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Summary: A perspective on Easter. When one is spiritually exhausted and even physically exhausted from wrestling with God in prayer, then there is only one way to go. That is, to surrender to the will of God and say, “Not my will, but your will be done”.

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(Luke 19: 28-40, Matthew 21: 1-11, Mark 11: 1-11, John 12: 12-19)

An Easter Sermon

Upon a white donkey, Jesus rode into the city of Jerusalem. It was a practice for a ruler of a city to ride his white donkey. It allowed the lord to reveal himself in a particular way to the people of the city. The ability of any king to gently ride a young donkey through a boisterous crowd would reveal his loving nature and relationship not only to his donkey but also extended to all his servants. The donkey followed the Lord’s lead because of its trust in the Lord to get it safely to its destination.

A jubilant crowd of disciples surrounded Jesus as he made his way to Jerusalem. They shouted, “Blessed is the king who comes in the name of the Lord!” “Peace in heaven and glory in the highest!” The crowd that followed Jesus had great expectations of him and for good reason. They had seen the miracles that Jesus had performed, and they expected more of the same in Jerusalem. They believed in him as the Christ, the Messiah, the true king anointed by God himself. He was appointed as the King of kings, the Lord of lords over and above the civil rulers in Jerusalem that were appointed by a man, the Roman Emperor. Many believed that Jesus was coming to overthrow the Roman occupation and to restore Jerusalem to its former days of glory. Others expected a continued flow of unimagined miracles. Either way, those people that followed Jesus had great expectations of him to usher in a new era of life for the people of Israel.

We are very much like the crowd of disciples that followed Jesus into that great city. We too have great expectations of Jesus. I amongst others regularly preach that Jesus is a giver of life, and that he is with you, he cares for you, he can bring healing into your life, and that he will answer your prayer, and even perform miracles. Others too will confess of how Jesus had worked in their life and brought them healing according to their needs. It is no wonder that we also have great expectations of Jesus. Palm Sunday the beginning of Holy Week is a celebration of great expectations that we have in Jesus.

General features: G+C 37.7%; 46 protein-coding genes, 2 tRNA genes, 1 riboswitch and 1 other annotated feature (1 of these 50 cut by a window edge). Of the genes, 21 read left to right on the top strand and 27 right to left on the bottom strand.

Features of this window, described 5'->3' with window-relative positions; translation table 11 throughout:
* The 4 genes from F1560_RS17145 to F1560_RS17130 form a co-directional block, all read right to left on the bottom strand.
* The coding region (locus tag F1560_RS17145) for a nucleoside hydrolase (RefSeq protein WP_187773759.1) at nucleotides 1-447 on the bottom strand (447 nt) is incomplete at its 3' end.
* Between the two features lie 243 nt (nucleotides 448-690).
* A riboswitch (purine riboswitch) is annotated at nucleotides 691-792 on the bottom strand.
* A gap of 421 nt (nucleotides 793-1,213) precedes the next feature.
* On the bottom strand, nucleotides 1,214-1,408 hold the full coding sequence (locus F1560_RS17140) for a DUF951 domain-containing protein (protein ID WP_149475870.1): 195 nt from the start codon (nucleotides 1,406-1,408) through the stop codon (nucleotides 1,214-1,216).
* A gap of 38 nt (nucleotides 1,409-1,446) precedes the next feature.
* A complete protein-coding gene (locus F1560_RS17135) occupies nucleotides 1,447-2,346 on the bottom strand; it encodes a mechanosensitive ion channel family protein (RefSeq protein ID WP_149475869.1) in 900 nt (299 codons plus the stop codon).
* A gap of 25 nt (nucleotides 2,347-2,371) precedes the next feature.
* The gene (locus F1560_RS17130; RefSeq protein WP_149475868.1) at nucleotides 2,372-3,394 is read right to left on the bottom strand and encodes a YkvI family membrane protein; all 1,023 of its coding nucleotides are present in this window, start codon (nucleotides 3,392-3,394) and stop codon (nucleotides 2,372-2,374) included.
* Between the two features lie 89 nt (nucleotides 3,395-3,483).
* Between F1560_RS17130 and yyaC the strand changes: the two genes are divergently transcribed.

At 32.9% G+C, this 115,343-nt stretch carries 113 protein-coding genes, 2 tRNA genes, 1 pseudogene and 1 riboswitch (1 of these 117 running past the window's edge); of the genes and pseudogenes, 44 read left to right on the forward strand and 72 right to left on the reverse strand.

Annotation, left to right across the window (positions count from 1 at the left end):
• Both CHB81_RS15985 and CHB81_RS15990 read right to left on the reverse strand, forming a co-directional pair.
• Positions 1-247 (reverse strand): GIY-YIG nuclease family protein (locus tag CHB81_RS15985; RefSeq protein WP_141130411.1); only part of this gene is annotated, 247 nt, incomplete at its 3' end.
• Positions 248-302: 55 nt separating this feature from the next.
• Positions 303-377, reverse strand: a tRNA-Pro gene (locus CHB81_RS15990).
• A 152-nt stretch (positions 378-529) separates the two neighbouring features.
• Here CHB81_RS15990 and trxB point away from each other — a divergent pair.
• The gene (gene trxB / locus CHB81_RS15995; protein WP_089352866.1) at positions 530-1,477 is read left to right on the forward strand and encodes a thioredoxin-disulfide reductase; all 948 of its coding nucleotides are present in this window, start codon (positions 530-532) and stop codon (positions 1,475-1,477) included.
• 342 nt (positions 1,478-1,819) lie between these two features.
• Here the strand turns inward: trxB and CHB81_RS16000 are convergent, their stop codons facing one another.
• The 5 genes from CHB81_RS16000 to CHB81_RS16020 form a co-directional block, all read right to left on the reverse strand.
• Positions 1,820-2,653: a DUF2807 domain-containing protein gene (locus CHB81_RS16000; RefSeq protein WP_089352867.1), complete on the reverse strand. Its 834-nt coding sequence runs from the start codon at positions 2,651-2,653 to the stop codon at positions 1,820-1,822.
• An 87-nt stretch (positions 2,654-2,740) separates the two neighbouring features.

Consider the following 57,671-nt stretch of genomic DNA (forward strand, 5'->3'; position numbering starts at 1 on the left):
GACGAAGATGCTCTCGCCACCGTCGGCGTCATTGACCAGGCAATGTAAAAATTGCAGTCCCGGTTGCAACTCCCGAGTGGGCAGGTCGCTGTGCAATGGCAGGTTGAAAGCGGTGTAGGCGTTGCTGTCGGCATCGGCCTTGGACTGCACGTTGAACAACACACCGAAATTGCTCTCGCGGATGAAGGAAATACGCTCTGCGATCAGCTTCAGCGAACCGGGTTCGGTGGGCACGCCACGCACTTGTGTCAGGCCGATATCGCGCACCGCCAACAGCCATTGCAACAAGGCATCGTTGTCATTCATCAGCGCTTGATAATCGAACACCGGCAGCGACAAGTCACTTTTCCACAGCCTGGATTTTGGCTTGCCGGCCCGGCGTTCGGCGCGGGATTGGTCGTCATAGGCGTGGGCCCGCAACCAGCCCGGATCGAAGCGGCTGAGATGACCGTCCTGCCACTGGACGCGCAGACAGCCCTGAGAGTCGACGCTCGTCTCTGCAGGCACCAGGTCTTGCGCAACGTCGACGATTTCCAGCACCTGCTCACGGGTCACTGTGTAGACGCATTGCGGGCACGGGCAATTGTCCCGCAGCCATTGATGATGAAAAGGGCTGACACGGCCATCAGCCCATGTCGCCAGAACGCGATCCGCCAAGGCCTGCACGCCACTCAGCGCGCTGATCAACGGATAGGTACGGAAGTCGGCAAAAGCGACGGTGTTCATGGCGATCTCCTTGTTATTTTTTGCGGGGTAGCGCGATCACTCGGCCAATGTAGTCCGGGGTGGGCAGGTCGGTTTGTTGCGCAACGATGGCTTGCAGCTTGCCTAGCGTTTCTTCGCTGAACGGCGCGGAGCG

However, on the way to Jerusalem, Jesus had on at least two occasions told his disciples the reason why he was going to Jerusalem. He was going there to die. It was a statement that was incomprehensible to the followers of Jesus. It was contrary to their great expectations of him. The talk of death seemed contrary to Jesus giving life. ““How can this be?” they thought. How can Jesus who performs miracles, who claims to be the Son of God talk such rubbish?” It was thereafter ignored, and the disciples continued with their great expectations of him.

In the following days after arriving in Jerusalem, nothing of any significance had happened according to the crowds great expectations. By then, Jesus was left alone praying in the garden of Gethsemane. It was evening, and Jesus was praying to his Father in heaven. The act of Jesus praying was in its self acknowledgement of the Father’s presence with him. He prayed intensely until his sweat was like droplets of blood falling to the ground. Jesus prayed to have his circumstances changed. His prayers were met with silence.


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